I have just one thing that is giving me the absolute irrits about this film and that is the situation leading up to the murder scene or dickie.....why go out in a small boat, just the 2 of u and proceed to tell a guy u hate him, that u basically don't like him anymore and not expect him to lash out?????? of course ripley was going to do something, i mean he wasn't that much of a wuss....only that scene irritates me out of a very good movie non the less.
When I discovered that this movie was playing in theaters. I didn't care to
see it, since it looked uninteresting to me; nevertheless, after finding out
it was directed by one of my favorite directors - Anthony Miguella - I
rented it as soon as I could. Anthony Miguella's movies are amazing. I
really felt over the course of the movie that Anthony Miguella directed it,
since it seemed like the superb film "The English Patient". "The talented
Mr. Ripley" is rather fascinating. It's very well told and acted. Matt Damon
was amazing in portraying Mr. Ripley. He seemed like a very kind and shy man
at the beginning of the movie, but after going to Italy he shows his true
intentions - The way he always lied was incredible. I never thought a person
could be so unscrupulous to ensure his success. You'll certainly see the
differences among many personalities in this movie. Matt Damon was amazing;
he really acted quite well. He was plausible and mysterious as Mr. Ripley.
His performance made me so intrigued to find out what his end would be. I
really didn't like Matt Damon's performance in "Good Will Hunting" that
much; nevertheless he carries out his role admirably in this movie.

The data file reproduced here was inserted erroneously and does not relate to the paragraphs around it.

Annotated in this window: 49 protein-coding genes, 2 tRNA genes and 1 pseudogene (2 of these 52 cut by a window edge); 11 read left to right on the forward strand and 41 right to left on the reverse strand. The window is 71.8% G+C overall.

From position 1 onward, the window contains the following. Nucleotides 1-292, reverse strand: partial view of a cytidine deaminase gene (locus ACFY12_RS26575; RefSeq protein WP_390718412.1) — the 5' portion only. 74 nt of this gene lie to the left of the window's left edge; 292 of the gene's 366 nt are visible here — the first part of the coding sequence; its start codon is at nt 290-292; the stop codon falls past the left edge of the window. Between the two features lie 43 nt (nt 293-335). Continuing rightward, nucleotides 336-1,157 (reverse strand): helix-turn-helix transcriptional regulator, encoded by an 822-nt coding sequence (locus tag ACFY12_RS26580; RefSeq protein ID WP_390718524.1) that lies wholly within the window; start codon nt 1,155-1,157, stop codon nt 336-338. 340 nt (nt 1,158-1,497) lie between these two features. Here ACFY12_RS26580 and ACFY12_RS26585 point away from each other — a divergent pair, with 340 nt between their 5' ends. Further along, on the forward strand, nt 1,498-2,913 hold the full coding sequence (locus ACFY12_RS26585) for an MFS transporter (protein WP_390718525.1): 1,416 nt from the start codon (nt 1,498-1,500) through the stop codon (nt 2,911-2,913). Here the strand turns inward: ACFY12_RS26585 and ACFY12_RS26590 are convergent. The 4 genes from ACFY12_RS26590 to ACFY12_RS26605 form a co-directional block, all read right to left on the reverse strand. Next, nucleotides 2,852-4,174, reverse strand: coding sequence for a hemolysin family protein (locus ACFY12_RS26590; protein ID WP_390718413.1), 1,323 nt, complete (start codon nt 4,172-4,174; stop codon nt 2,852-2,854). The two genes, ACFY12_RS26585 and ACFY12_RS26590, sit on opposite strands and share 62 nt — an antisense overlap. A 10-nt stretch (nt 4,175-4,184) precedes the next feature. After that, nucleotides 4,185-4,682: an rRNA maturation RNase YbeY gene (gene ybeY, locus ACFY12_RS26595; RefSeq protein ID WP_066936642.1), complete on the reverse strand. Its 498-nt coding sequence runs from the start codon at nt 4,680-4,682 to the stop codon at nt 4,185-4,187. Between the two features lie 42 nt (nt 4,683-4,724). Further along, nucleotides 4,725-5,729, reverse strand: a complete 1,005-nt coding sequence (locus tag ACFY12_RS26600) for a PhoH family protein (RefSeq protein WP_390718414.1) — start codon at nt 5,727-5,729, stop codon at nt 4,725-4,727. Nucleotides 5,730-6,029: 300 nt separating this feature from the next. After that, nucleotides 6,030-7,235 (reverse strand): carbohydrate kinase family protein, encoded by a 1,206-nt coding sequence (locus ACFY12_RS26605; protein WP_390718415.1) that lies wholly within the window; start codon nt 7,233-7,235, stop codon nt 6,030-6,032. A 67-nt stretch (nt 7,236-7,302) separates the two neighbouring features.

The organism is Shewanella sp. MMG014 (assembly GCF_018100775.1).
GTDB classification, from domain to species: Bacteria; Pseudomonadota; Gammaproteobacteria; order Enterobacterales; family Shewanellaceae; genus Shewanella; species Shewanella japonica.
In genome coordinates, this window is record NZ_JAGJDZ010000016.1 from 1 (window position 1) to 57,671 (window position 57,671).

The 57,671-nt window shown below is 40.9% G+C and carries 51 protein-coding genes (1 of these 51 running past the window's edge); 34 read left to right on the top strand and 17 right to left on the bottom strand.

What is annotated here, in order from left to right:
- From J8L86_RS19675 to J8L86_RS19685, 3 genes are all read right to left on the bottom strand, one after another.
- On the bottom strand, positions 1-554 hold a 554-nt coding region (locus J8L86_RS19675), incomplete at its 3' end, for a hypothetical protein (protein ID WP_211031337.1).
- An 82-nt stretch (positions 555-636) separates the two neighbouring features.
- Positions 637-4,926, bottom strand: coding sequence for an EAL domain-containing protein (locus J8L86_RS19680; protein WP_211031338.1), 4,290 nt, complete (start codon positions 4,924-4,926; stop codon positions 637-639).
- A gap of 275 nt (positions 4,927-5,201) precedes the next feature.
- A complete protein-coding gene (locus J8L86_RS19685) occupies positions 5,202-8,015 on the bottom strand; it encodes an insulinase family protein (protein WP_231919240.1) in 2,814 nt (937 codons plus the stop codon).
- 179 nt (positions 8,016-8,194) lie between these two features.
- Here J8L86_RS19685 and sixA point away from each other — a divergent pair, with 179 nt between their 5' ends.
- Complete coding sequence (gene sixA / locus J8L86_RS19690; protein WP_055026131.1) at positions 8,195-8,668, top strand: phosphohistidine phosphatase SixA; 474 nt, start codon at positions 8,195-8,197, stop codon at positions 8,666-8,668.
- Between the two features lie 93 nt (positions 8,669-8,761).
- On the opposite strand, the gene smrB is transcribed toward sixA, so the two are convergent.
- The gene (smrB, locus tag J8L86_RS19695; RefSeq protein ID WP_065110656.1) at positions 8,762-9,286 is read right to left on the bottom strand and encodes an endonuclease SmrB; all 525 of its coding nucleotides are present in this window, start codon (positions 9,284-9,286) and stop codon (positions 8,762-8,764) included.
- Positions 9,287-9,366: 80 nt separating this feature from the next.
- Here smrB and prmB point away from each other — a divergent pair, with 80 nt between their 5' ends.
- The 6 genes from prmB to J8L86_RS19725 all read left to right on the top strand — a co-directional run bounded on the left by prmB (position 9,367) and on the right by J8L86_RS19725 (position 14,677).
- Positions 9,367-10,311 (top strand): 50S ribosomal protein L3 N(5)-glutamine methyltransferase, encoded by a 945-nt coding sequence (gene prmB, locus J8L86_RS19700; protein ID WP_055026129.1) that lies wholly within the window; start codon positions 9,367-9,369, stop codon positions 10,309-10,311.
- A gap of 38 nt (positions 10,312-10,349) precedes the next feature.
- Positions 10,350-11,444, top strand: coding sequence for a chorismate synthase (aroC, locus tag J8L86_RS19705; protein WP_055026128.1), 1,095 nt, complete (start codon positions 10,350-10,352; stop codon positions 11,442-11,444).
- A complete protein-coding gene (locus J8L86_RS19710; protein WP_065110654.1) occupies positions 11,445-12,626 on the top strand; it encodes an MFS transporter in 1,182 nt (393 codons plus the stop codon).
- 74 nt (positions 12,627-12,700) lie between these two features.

As for Jude Law, I think he is amazing as well. He envelops himself into the role quite well. He'll make you follow this movie without disliking it; his academy award nomination was really well deserved.
As for Gwyneth Paltrow and Cate Blanchett, I think they were completely outstanding; they are both great actresses. Gwyneth Paltrow won an academy award winner for best actress in a leading role in "Shakespeare in love" in 1999. As for Cate Blanchet, she won an academy award nomination for best actress in "Elizabeth" in the same year.
The plot is rather good and interesting, the movie is beautiful visually; it was amazing to see Europe. I really like when Tom Ripley kills Dickie on a boat by hitting him with the oar. It's impressive when Dickie's face starts to bleed. I never thought a shy man like Ripley would become a killer. The way he lies to everybody to avoid the truth being revealed is thoroughly depressing; however, it shows us that lies take us nowhere. This is a good life lesson. Even though it's a good movie, I think the ending was somewhat disappointing and depressing, since I was waiting for something to happen at the end, but nothing happened. It showed us that Mr. Ripley felt Remorse because of all the things he did.
Overall, This is not as great as `The English Patient', but it's beautifully filmed and well done. 7/10
After I saw 'Shakespeare in Love', I was so wondered of Gwyneth Paltrow that I decided to see another movie with her. I chased 'The Talented Mr. Ripley' the film she made after 'Shakespeare...' Gwyneth's performance was good but the story was complicated and confusing. Jude Law was very remarkable in his role, he gave a very good performance maybe the best of all the actors. Also the small part of Cate Blancett who played Queen Elizabeth in the same named movie. Matt Damon's part was good acted but also very confusing and I don't understand some things in the movie.
But I am very grateful that actors like Gwyneth Paltrow, Jude law, Matt Damon... are put in one film together it isn't such a good film but there are always good- and weak movies. But the director, actors and the crew are still very professional people who can make very big & good movies.